Skip to main content
ARS Home » Research » Publications at this Location » Publication #170739


item Plotto, Anne
item Goodner, Kevin
item Baldwin, Elizabeth - Liz

Submitted to: Subtropical Technology Conference Proceedings
Publication Type: Abstract Only
Publication Acceptance Date: 10/15/2004
Publication Date: 10/21/2004
Citation: Plotto, A., Margaria, C., Goodner, K.L., Baldwin, E.A. 2004. Threshold values for key aroma components in an orange juice matrix: new findings. Subtropical Technology Conference Proceedings. 55:11-14.

Interpretive Summary:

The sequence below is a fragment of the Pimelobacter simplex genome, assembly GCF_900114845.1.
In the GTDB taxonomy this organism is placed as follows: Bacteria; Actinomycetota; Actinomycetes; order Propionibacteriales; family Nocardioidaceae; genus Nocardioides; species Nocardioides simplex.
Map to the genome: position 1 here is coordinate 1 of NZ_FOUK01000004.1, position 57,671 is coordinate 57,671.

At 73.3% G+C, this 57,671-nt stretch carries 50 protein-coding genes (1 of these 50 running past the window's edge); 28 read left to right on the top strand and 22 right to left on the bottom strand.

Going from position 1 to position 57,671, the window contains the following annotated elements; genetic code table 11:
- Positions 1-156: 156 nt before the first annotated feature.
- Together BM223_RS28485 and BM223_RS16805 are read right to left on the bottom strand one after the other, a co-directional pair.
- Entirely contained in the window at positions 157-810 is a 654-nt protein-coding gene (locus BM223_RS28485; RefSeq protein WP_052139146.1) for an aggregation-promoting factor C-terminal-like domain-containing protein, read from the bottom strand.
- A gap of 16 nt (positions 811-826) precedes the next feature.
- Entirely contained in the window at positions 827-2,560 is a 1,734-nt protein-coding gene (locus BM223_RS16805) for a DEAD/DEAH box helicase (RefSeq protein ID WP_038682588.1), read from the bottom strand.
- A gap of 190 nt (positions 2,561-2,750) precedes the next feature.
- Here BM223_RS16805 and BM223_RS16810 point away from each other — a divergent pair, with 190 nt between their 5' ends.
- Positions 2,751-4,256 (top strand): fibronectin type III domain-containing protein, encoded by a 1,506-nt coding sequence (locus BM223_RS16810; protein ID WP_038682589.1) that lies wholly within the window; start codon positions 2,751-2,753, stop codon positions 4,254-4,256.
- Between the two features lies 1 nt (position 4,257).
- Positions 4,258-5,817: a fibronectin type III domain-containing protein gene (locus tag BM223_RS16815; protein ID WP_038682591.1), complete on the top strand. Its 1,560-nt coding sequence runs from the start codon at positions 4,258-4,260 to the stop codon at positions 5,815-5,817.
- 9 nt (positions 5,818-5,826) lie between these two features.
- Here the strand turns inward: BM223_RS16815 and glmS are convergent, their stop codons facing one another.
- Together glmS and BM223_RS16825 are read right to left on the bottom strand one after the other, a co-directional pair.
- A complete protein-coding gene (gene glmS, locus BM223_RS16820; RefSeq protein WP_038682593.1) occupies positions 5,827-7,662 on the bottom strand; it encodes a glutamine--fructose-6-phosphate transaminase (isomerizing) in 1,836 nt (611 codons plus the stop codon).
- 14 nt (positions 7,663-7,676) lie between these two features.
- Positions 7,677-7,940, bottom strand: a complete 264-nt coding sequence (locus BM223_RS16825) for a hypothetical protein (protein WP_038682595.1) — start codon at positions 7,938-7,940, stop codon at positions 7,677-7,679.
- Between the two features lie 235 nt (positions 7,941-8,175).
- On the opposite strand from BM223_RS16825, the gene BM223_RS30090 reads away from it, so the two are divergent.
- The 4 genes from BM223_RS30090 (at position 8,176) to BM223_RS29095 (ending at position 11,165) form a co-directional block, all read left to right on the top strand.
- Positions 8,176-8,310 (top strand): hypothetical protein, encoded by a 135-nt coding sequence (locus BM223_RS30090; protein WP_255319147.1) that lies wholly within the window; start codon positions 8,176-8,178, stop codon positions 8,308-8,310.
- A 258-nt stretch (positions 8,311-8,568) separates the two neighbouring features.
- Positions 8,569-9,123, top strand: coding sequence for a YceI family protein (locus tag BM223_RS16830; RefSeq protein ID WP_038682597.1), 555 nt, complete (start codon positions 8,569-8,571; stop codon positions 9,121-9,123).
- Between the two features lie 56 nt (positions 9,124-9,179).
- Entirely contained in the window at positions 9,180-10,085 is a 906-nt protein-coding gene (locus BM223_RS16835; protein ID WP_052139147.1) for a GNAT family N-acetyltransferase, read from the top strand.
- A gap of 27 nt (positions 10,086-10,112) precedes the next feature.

Technical Abstract: Thresholds for flavor volatiles have been traditionally calculated in water or air, but they may vary widely in more complex matrices such as milk, gels, or fruit slurries. The data presented is part of a continuing study to provide the industry with threshold guidelines more adequate for the use of flavors in citrus juices. The objectives include understanding of volatile-matrix interactions. Thresholds of key aroma compounds of orange juice (OJ) were determined in a deodorized OJ matrix. The Three-Alternative-Forced-Choice (3-AFC) method was used (ASTM: E-679). Sixteen to twenty experienced panelists were presented with orange juice samples arranged in five rows of three samples corresponding to five spiking levels, each separated by a factor of 3, with a 3-AFC presentation at each level. For each compound, the test was repeated four times. Odor and taste thresholds for esters were twice (methyl butanoate) to thirty times (ethyl propanoate) higher in the orange juice matrix than published values in water. In comparison, it was found earlier that for non-water soluble compounds, odor thresholds in the juice were 60 to 200 times higher than in water (a-pinene, limonene, a-terpineol, octanal), while for more soluble aldehydes and the terpene-alcohol linalool, the threshold in juice was about 10 times higher than published values in water. Odor thresholds were generally higher than taste thresholds. At sub-threshold concentrations, compounds tended to decrease perception of sweet taste. At supra-threshold, most esters increased fruitiness, but some imparted a spoiled flavor. A binomial distribution was found between panelists for sensitivity to ß-ionone and ß-damascenone, but not to a-ionone, indicating partial anosmia for the former compounds for some individuals. While there was no trend in age or gender for the distribution of ß-ionone, all of the non-perceivers for ß-damascenone were above 46 years old. Results of this study show the importance non-soluble compounds on odor and flavor perception. The threshold values provided by this research is directly applicable by the industry in comparison with the current values that are published in water.